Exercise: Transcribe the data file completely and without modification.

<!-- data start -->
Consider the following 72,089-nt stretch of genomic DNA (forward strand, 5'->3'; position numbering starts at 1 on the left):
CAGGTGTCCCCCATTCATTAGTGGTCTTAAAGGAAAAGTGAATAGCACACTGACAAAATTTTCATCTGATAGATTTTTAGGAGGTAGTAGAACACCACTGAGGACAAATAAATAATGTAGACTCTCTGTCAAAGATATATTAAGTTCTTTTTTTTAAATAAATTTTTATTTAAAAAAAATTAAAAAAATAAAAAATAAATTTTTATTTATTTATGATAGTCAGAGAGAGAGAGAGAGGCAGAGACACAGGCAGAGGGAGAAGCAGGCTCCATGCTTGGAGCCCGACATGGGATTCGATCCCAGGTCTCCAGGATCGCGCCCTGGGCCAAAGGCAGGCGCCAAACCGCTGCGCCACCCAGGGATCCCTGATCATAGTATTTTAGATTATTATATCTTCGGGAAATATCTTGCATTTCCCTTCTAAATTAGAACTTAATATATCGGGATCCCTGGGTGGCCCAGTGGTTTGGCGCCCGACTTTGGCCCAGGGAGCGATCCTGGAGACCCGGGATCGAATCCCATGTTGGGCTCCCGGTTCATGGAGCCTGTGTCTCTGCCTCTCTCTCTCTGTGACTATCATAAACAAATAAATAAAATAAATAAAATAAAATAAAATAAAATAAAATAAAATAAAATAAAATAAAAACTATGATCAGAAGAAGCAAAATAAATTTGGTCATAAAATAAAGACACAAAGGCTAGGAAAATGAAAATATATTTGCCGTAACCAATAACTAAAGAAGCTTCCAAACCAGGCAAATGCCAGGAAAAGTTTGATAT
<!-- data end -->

Consider the following 72,089-nt stretch of genomic DNA (forward strand, 5'->3'; position numbering starts at 1 on the left):
CAGGTGTCCCCCATTCATTAGTGGTCTTAAAGGAAAAGTGAATAGCACACTGACAAAATTTTCATCTGATAGATTTTTAGGAGGTAGTAGAACACCACTGAGGACAAATAAATAATGTAGACTCTCTGTCAAAGATATATTAAGTTCTTTTTTTTAAATAAATTTTTATTTAAAAAAAATTAAAAAAATAAAAAATAAATTTTTATTTATTTATGATAGTCAGAGAGAGAGAGAGAGGCAGAGACACAGGCAGAGGGAGAAGCAGGCTCCATGCTTGGAGCCCGACATGGGATTCGATCCCAGGTCTCCAGGATCGCGCCCTGGGCCAAAGGCAGGCGCCAAACCGCTGCGCCACCCAGGGATCCCTGATCATAGTATTTTAGATTATTATATCTTCGGGAAATATCTTGCATTTCCCTTCTAAATTAGAACTTAATATATCGGGATCCCTGGGTGGCCCAGTGGTTTGGCGCCCGACTTTGGCCCAGGGAGCGATCCTGGAGACCCGGGATCGAATCCCATGTTGGGCTCCCGGTTCATGGAGCCTGTGTCTCTGCCTCTCTCTCTCTGTGACTATCATAAACAAATAAATAAAATAAATAAAATAAAATAAAATAAAATAAAATAAAATAAAATAAAATAAAAACTATGATCAGAAGAAGCAAAATAAATTTGGTCATAAAATAAAGACACAAAGGCTAGGAAAATGAAAATATATTTGCCGTAACCAATAACTAAAGAAGCTTCCAAACCAGGCAAATGCCAGGAAAAGTTTGATAT